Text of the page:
Which of the following sentences is more acceptable in the meaning "fortunately someone get into or was able to catch the next bus"?

  1. Fortunately I could get into the next bus.
  2. Fortunately I managed the next bus.

Are both sentences correct? If someone is asked to choose one between the two, which one should they choose?

  • I'd say "Fortunately I managed to get onto the next bus." Oct 27, 2012 at 17:26
  • just choose a or b
    – Haque
    Oct 27, 2012 at 17:33
  • 3
    Like Barrie England and jwpat7, I don't like either. Neither is fully idiomatic. Oct 27, 2012 at 18:59
  • Completely agree with @StoneyB. The only way I'd ever say (1) is if I were running from an attacker and ran into a bus yard and thought I hide on a bus. The first one I tried was locked but fortunately I could get into the next bus.
    – Jim
    Oct 27, 2012 at 22:01

3 Answers 3


A native speaker of English would be unlikely to say either. You might hear instead:

Fortunately, I was able to [or managed to] catch [or get] the next bus.


Both are grammatically correct, but as previously noted, neither is likely to be heard from native speakers of English. While sentence (1) is particularly unlikely, it certainly could occur in the conversation of some large person talking about a bus too small for them to fit into. A conscientiously-brief speaker might say (2), but either of “Fortunately I managed to catch the next bus” or “Fortunately I caught the next bus” is more likely.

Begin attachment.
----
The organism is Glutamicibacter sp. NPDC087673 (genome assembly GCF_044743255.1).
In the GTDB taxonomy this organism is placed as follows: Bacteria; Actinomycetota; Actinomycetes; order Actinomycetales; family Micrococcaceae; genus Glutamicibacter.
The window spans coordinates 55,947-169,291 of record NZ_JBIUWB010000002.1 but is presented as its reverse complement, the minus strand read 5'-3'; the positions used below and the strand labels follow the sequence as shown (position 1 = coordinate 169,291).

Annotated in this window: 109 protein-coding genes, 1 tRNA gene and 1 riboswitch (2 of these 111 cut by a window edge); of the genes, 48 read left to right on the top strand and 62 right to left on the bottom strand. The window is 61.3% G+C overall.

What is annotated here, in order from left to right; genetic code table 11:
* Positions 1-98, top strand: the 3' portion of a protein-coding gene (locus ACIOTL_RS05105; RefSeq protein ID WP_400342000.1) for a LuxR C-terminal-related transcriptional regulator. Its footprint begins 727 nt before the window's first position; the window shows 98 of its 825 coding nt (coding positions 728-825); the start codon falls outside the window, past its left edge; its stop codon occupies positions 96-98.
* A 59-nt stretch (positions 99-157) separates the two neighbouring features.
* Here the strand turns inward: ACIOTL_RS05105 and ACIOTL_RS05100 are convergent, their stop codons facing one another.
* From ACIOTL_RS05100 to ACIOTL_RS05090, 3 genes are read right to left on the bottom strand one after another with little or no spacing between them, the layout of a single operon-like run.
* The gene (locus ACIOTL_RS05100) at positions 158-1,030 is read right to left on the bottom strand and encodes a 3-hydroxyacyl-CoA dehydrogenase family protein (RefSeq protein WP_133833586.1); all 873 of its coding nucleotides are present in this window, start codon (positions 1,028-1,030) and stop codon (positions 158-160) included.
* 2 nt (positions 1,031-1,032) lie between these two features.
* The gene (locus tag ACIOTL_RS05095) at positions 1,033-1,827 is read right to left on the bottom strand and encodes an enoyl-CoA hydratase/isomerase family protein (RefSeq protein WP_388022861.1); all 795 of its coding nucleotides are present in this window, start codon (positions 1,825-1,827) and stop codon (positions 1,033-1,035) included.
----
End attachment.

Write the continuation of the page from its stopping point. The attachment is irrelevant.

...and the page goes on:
The first is more correct. "Managed" is an odd usage in this situation. It might make a nice turn of phrase if it is prefaced by something like "I wasn't able to make the 830 bus because I overslept. Fortunately, I managed the next bus." Without context, "managed" could mean many things, most of which do not mean being a passenger on the bus.

In either case, it should be "Fortunately," since the word fortunately is the introduction to the sentence.

  • I heard of one rule that if could does not express permanent ability in the past, it must be replaced by "be able to" or "managed to". Doesn't it apply to sentence a?
    – Haque
    Oct 27, 2012 at 17:44
  • In US idiom, at least, "managed" is idiomatic "was able" with a to-marked infinitive, not with a noun. Oct 27, 2012 at 18:58

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